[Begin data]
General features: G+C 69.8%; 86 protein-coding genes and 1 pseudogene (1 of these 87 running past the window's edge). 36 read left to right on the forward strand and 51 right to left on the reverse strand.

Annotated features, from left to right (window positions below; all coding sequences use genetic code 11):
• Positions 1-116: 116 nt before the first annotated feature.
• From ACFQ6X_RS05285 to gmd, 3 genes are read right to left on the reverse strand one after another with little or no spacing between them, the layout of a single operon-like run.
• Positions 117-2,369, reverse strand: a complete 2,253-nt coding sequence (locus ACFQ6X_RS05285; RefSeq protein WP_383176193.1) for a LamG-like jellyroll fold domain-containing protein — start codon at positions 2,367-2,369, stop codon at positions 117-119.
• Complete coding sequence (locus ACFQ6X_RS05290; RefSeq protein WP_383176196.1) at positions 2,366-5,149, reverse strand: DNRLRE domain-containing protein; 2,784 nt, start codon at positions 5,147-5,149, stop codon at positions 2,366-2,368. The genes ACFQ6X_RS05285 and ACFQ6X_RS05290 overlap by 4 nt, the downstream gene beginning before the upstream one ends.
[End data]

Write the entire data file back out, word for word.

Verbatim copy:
General features: G+C 69.8%; 86 protein-coding genes and 1 pseudogene (1 of these 87 running past the window's edge). 36 read left to right on the forward strand and 51 right to left on the reverse strand.

Annotated features, from left to right (window positions below; all coding sequences use genetic code 11):
• Positions 1-116: 116 nt before the first annotated feature.
• From ACFQ6X_RS05285 to gmd, 3 genes are read right to left on the reverse strand one after another with little or no spacing between them, the layout of a single operon-like run.
• Positions 117-2,369, reverse strand: a complete 2,253-nt coding sequence (locus ACFQ6X_RS05285; RefSeq protein WP_383176193.1) for a LamG-like jellyroll fold domain-containing protein — start codon at positions 2,367-2,369, stop codon at positions 117-119.
• Complete coding sequence (locus ACFQ6X_RS05290; RefSeq protein WP_383176196.1) at positions 2,366-5,149, reverse strand: DNRLRE domain-containing protein; 2,784 nt, start codon at positions 5,147-5,149, stop codon at positions 2,366-2,368. The genes ACFQ6X_RS05285 and ACFQ6X_RS05290 overlap by 4 nt, the downstream gene beginning before the upstream one ends.